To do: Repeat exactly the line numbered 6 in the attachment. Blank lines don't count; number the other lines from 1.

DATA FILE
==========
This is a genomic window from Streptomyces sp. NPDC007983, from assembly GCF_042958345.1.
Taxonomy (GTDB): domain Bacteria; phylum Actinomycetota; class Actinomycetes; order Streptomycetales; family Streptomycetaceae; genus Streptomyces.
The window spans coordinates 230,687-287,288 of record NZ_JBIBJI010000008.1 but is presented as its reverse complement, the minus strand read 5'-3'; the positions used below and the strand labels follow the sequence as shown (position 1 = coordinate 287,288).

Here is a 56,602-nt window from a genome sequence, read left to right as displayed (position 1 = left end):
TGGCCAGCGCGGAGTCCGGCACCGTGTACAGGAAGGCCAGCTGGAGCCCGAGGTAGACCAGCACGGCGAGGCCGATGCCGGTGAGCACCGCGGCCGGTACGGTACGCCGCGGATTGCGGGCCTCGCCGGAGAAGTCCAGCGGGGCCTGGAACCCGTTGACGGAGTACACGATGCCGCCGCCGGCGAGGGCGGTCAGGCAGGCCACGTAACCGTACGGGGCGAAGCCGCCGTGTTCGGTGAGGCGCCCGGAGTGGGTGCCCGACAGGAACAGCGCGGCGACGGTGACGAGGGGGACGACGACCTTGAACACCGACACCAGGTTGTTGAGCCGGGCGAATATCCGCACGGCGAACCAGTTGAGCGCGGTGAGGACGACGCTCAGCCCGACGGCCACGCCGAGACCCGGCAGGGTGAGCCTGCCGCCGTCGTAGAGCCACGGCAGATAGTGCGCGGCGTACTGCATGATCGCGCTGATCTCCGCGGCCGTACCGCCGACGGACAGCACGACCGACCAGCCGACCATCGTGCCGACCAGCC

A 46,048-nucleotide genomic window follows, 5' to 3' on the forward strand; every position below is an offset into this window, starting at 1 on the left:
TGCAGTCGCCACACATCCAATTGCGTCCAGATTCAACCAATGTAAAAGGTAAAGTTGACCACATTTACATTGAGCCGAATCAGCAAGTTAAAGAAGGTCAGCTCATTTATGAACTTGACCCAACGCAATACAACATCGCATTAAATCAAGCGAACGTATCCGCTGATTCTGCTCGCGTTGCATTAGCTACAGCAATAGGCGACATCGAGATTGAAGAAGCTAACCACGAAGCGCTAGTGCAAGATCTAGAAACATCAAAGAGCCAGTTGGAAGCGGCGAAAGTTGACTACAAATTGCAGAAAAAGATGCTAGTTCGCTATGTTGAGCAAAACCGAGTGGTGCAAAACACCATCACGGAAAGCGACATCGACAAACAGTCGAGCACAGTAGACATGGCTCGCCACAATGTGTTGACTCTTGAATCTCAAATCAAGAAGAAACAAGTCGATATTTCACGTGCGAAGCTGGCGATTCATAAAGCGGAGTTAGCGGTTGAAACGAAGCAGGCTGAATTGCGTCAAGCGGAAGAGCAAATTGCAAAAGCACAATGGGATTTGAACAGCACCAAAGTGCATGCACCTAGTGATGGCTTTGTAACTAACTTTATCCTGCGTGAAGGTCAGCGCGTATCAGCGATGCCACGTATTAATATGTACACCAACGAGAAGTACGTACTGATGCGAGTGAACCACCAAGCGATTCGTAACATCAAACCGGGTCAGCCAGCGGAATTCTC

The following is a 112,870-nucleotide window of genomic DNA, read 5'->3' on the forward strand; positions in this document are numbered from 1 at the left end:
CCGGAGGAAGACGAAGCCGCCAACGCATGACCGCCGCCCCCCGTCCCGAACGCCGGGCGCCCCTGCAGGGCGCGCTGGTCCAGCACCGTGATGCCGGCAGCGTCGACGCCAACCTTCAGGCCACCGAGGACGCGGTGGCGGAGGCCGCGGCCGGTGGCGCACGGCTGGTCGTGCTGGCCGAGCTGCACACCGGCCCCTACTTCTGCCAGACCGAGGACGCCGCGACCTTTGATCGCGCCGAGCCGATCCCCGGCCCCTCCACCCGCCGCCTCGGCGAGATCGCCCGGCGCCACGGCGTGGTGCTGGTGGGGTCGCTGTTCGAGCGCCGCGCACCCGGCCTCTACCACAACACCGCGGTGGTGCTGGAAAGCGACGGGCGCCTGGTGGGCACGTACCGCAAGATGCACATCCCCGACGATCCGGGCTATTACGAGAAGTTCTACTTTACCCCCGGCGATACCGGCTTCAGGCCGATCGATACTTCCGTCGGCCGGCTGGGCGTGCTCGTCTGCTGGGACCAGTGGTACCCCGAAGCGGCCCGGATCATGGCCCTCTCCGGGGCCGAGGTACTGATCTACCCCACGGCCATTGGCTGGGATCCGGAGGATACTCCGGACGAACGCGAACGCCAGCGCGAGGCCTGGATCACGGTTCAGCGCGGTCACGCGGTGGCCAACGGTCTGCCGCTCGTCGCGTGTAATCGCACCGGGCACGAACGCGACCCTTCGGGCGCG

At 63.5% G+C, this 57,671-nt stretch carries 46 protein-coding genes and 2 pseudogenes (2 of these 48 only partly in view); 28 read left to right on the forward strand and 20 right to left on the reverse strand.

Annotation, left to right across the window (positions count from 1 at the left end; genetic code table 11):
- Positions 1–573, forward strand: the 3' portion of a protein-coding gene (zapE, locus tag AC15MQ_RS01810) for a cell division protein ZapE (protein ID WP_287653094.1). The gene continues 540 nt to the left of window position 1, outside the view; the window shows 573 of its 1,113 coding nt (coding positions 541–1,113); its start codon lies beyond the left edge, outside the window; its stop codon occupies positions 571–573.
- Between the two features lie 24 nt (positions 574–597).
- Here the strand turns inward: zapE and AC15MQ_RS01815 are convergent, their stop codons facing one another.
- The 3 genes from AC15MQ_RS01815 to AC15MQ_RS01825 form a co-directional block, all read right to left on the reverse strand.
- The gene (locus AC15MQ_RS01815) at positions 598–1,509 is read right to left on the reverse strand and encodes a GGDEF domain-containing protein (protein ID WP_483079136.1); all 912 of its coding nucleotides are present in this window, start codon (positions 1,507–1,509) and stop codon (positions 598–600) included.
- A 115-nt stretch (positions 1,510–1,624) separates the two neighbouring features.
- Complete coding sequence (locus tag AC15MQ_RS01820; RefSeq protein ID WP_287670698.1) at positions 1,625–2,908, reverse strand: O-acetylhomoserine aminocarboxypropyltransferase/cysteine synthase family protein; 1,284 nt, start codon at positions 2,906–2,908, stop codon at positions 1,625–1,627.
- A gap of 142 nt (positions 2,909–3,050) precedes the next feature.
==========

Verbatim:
A 46,048-nucleotide genomic window follows, 5' to 3' on the forward strand; every position below is an offset into this window, starting at 1 on the left: